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Disabled Activist Posts Powerful Thread About Why Trevor Noah's Speech About Representation In Hollywood Is So Important—And Troubling

@TheDailyShow/Twitter, @annieelainey/Twitter

The Upside, starring Bryan Cranston and Kevin Hart, hit theaters on January 11th.

In it, Cranston plays a man in a wheelchair.

Unsurprisingly, this touched off a debate about abled actors playing disabled roles.

Trevor Noah got into the controversy on The Daily Show.

While Trevor Noah's initial instinct was to dismiss the conversation, as he listened more and more, he began to understand the frustration with Cranston's casting and the emptiness of the oft used 'they're an actor and actors act' excuse.

However, artist, activist and disabled person Annie Segarra had complicated feelings about Trevor Noah's segment.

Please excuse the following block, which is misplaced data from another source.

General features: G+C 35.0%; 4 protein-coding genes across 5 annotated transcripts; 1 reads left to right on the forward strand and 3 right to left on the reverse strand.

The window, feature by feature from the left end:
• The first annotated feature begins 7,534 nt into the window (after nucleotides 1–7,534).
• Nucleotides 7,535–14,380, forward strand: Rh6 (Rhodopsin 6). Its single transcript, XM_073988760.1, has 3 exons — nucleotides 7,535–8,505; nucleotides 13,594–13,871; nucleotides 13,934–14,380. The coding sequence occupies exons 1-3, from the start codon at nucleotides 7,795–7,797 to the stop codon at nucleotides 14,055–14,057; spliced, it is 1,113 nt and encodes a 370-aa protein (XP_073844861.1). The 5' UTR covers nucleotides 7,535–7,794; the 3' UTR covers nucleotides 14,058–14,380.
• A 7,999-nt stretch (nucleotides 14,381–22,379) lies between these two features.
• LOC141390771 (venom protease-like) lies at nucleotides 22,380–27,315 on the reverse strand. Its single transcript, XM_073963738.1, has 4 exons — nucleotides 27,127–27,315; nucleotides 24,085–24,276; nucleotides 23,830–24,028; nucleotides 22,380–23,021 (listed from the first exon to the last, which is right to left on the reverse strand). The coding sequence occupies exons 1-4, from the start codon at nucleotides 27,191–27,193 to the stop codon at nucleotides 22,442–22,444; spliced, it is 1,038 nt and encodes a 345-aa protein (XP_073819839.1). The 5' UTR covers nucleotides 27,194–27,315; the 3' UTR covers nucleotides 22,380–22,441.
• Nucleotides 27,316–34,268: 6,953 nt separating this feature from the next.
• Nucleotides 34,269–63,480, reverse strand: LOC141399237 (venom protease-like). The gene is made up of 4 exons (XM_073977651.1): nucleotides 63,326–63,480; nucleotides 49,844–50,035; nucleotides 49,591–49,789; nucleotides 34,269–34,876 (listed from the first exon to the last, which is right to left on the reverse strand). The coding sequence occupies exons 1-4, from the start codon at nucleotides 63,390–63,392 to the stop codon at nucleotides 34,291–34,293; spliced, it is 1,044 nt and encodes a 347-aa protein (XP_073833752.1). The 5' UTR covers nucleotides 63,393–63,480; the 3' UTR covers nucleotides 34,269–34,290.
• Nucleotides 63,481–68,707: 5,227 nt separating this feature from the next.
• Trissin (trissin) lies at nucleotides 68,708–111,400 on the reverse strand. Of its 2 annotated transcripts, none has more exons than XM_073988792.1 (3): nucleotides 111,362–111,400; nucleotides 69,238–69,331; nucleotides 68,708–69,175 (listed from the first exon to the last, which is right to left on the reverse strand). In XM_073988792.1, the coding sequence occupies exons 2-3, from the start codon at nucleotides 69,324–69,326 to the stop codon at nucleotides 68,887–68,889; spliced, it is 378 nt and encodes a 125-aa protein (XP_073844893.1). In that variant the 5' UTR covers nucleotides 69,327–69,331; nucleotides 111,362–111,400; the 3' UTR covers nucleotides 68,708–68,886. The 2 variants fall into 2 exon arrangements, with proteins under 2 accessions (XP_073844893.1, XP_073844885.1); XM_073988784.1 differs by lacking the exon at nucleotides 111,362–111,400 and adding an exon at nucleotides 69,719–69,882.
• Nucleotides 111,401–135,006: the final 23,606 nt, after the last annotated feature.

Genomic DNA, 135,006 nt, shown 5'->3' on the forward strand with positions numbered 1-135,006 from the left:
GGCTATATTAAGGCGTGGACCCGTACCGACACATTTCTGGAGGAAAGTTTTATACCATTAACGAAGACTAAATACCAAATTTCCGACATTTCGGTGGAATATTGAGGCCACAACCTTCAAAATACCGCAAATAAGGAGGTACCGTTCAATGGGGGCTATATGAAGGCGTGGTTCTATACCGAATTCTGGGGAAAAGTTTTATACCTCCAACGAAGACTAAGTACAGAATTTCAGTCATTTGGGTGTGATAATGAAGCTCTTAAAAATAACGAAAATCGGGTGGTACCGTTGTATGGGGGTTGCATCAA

FIrst, they dissected the small micro-aggressions that abled people engage in without realizing.

Then they turned to the fact that those outside of a marginalized population often engage with the fight without any context of what those who have been in the trenches have already been doing.

And finally, Segarra closed by pointing out the implicit dehumanization of disabled people that is deeply ingrained in our society.

This debate is similar to the one touched off in recent years about cisgender actors being cast in transgender roles, such as Jared Leto in Dallas Buyers Club or Eddie Redmayne in The Danish Girl.

The argument is often that no disabled actors exist with a sufficient enough name to carry a big budget film. However, it's a catch 22, because if there's lack of opportunity and when there is opportunity, it's being given to abled actors, then it's impossible to begin to build a stable of disabled actors with the name recognition to carry a major studio picture.

The investment has to start with producers and casting directors.